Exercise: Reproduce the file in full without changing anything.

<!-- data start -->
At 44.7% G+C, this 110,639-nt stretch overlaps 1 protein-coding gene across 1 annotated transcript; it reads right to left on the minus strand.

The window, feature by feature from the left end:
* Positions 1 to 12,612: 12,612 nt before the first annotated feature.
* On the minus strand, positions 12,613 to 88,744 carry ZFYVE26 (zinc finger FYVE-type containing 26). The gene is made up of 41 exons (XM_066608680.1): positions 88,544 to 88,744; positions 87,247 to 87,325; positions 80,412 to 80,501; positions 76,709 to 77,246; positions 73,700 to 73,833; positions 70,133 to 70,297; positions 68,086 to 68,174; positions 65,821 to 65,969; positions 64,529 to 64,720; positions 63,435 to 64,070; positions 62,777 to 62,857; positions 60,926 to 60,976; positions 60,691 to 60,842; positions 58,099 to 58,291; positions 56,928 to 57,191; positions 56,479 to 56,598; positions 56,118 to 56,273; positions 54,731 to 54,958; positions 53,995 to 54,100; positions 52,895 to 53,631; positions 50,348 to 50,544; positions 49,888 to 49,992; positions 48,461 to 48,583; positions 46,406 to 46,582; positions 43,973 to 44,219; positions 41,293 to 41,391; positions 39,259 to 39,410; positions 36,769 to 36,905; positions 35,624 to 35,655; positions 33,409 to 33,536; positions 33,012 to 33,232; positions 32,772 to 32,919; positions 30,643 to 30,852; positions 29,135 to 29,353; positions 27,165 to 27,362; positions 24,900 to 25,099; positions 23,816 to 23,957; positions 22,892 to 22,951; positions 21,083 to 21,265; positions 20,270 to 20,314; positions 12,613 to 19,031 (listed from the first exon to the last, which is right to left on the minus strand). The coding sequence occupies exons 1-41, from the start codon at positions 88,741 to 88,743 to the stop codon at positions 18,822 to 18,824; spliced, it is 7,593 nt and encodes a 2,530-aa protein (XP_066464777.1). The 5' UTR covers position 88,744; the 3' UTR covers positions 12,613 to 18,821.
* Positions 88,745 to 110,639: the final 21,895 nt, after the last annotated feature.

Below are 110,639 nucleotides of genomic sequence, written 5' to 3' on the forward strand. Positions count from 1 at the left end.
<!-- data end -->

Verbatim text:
At 44.7% G+C, this 110,639-nt stretch overlaps 1 protein-coding gene across 1 annotated transcript; it reads right to left on the minus strand.

The window, feature by feature from the left end:
* Positions 1 to 12,612: 12,612 nt before the first annotated feature.
* On the minus strand, positions 12,613 to 88,744 carry ZFYVE26 (zinc finger FYVE-type containing 26). The gene is made up of 41 exons (XM_066608680.1): positions 88,544 to 88,744; positions 87,247 to 87,325; positions 80,412 to 80,501; positions 76,709 to 77,246; positions 73,700 to 73,833; positions 70,133 to 70,297; positions 68,086 to 68,174; positions 65,821 to 65,969; positions 64,529 to 64,720; positions 63,435 to 64,070; positions 62,777 to 62,857; positions 60,926 to 60,976; positions 60,691 to 60,842; positions 58,099 to 58,291; positions 56,928 to 57,191; positions 56,479 to 56,598; positions 56,118 to 56,273; positions 54,731 to 54,958; positions 53,995 to 54,100; positions 52,895 to 53,631; positions 50,348 to 50,544; positions 49,888 to 49,992; positions 48,461 to 48,583; positions 46,406 to 46,582; positions 43,973 to 44,219; positions 41,293 to 41,391; positions 39,259 to 39,410; positions 36,769 to 36,905; positions 35,624 to 35,655; positions 33,409 to 33,536; positions 33,012 to 33,232; positions 32,772 to 32,919; positions 30,643 to 30,852; positions 29,135 to 29,353; positions 27,165 to 27,362; positions 24,900 to 25,099; positions 23,816 to 23,957; positions 22,892 to 22,951; positions 21,083 to 21,265; positions 20,270 to 20,314; positions 12,613 to 19,031 (listed from the first exon to the last, which is right to left on the minus strand). The coding sequence occupies exons 1-41, from the start codon at positions 88,741 to 88,743 to the stop codon at positions 18,822 to 18,824; spliced, it is 7,593 nt and encodes a 2,530-aa protein (XP_066464777.1). The 5' UTR covers position 88,744; the 3' UTR covers positions 12,613 to 18,821.
* Positions 88,745 to 110,639: the final 21,895 nt, after the last annotated feature.

Below are 110,639 nucleotides of genomic sequence, written 5' to 3' on the forward strand. Positions count from 1 at the left end.